We separated this year’s disruptive tech trends into two categories: Core – deep tech that is the basis of a lot of the disruption – and Contour – the implications and applications of those Core technologies. Leading the former group is AI Enablement. AIs need data, ways to acquire that data, and tasks to attack, based on learning from that data — then iterating with feedback to improve even more. When we introduced this trend over a year ago, we predicted the flood of AI-related deals that followed; and you don’t have to be a deep tech company to benefit. This continuing thirst for AI-driven applications drove M&A in 2016 — not just for core AI capability, but around big data and analytics.
Examples span nearly all application areas. In Business Intelligence, Salesforce acquired BeyondCore for $110M. Oracle acquired Crosswise for $50M to enhance mobile tracking for advertising. In retail forecasting, Infor spent $125M on Predictix, while LinkedIn bought AI-powered recruitment engine Connectifier for $105M. IBM’s Watson, which kicked off this trend, capped its healthcare buying spree by adding “200 million lives” worth of data via Truven, for $2.6B.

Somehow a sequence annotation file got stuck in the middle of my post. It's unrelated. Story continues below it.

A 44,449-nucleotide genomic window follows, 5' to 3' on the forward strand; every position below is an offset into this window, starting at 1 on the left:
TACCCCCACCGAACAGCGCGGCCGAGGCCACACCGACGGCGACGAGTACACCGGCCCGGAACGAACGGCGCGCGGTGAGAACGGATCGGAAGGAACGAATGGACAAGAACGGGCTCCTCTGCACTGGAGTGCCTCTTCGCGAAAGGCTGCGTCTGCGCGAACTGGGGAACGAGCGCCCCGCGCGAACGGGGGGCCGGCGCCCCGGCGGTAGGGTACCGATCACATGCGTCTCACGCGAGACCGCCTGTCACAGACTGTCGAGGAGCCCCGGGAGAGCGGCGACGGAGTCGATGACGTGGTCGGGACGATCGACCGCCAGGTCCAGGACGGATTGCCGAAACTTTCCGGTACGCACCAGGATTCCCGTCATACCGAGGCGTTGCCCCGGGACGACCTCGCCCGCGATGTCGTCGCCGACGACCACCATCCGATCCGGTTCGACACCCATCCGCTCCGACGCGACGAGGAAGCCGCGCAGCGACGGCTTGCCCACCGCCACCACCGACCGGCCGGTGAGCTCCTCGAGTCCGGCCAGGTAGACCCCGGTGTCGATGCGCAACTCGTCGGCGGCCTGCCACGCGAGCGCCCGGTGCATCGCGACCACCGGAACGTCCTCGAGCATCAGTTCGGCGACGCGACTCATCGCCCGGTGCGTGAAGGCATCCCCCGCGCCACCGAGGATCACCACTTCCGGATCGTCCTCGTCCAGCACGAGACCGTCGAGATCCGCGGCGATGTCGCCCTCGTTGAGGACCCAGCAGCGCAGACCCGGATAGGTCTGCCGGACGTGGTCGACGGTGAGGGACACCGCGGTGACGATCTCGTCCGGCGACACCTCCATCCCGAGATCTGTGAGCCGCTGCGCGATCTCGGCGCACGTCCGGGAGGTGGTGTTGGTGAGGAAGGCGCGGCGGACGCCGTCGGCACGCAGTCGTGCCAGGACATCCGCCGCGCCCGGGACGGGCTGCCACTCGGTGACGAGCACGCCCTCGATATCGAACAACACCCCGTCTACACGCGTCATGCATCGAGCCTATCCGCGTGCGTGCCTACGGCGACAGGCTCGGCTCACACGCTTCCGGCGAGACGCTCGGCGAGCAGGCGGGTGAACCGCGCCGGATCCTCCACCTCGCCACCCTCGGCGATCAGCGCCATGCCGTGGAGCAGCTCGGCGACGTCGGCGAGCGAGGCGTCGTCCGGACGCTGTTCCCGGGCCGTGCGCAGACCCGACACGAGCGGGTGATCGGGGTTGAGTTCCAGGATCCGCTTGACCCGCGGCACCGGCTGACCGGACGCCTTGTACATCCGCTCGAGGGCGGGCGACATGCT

All technology companies should consider the role of AI in their offerings, possibly building AI tools into your solutions—but your optimal value may come from providing data, framework or feedback to enable an existing artificial intelligence.
Check out what Salesforce and IBM had to say when they joined our Luminary Panel on January’s Forecast 2017 webcast, and keep an eye out here for the rest of our Top 10 Disruptive Tech Trends of 2017.